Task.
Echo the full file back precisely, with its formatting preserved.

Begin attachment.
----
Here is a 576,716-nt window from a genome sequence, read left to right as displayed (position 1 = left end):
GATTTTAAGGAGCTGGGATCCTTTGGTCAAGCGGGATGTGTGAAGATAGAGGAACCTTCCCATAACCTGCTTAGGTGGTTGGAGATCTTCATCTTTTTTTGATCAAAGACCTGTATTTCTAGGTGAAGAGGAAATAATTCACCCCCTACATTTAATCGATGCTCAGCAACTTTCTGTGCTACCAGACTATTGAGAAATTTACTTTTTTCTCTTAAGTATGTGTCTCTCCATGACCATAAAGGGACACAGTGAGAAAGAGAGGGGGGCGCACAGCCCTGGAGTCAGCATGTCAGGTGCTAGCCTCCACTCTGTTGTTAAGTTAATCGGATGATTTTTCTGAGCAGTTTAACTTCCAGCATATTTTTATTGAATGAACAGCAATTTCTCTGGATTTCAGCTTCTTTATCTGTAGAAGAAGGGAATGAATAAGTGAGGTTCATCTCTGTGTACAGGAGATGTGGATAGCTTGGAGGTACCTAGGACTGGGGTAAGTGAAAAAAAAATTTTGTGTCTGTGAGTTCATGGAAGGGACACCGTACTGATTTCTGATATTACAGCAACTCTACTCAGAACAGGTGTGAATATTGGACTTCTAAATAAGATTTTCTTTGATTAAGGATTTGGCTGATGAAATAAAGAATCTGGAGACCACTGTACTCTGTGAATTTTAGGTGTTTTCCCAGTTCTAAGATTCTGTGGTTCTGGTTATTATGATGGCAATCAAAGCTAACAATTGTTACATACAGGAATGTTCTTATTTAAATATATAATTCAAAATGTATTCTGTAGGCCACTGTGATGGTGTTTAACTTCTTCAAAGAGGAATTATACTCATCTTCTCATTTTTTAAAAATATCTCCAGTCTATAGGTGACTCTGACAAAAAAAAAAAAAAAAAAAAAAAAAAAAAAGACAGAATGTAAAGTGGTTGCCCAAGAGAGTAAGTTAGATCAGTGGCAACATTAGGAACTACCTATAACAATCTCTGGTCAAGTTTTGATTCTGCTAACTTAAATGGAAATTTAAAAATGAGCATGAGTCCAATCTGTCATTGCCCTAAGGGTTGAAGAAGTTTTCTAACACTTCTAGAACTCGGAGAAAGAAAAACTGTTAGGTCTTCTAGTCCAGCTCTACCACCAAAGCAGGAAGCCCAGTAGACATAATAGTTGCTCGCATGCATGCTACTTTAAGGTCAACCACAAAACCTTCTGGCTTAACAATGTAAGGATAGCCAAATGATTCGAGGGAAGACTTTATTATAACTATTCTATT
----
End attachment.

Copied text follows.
Here is a 576,716-nt window from a genome sequence, read left to right as displayed (position 1 = left end):
GATTTTAAGGAGCTGGGATCCTTTGGTCAAGCGGGATGTGTGAAGATAGAGGAACCTTCCCATAACCTGCTTAGGTGGTTGGAGATCTTCATCTTTTTTTGATCAAAGACCTGTATTTCTAGGTGAAGAGGAAATAATTCACCCCCTACATTTAATCGATGCTCAGCAACTTTCTGTGCTACCAGACTATTGAGAAATTTACTTTTTTCTCTTAAGTATGTGTCTCTCCATGACCATAAAGGGACACAGTGAGAAAGAGAGGGGGGCGCACAGCCCTGGAGTCAGCATGTCAGGTGCTAGCCTCCACTCTGTTGTTAAGTTAATCGGATGATTTTTCTGAGCAGTTTAACTTCCAGCATATTTTTATTGAATGAACAGCAATTTCTCTGGATTTCAGCTTCTTTATCTGTAGAAGAAGGGAATGAATAAGTGAGGTTCATCTCTGTGTACAGGAGATGTGGATAGCTTGGAGGTACCTAGGACTGGGGTAAGTGAAAAAAAAATTTTGTGTCTGTGAGTTCATGGAAGGGACACCGTACTGATTTCTGATATTACAGCAACTCTACTCAGAACAGGTGTGAATATTGGACTTCTAAATAAGATTTTCTTTGATTAAGGATTTGGCTGATGAAATAAAGAATCTGGAGACCACTGTACTCTGTGAATTTTAGGTGTTTTCCCAGTTCTAAGATTCTGTGGTTCTGGTTATTATGATGGCAATCAAAGCTAACAATTGTTACATACAGGAATGTTCTTATTTAAATATATAATTCAAAATGTATTCTGTAGGCCACTGTGATGGTGTTTAACTTCTTCAAAGAGGAATTATACTCATCTTCTCATTTTTTAAAAATATCTCCAGTCTATAGGTGACTCTGACAAAAAAAAAAAAAAAAAAAAAAAAAAAAAAGACAGAATGTAAAGTGGTTGCCCAAGAGAGTAAGTTAGATCAGTGGCAACATTAGGAACTACCTATAACAATCTCTGGTCAAGTTTTGATTCTGCTAACTTAAATGGAAATTTAAAAATGAGCATGAGTCCAATCTGTCATTGCCCTAAGGGTTGAAGAAGTTTTCTAACACTTCTAGAACTCGGAGAAAGAAAAACTGTTAGGTCTTCTAGTCCAGCTCTACCACCAAAGCAGGAAGCCCAGTAGACATAATAGTTGCTCGCATGCATGCTACTTTAAGGTCAACCACAAAACCTTCTGGCTTAACAATGTAAGGATAGCCAAATGATTCGAGGGAAGACTTTATTATAACTATTCTATT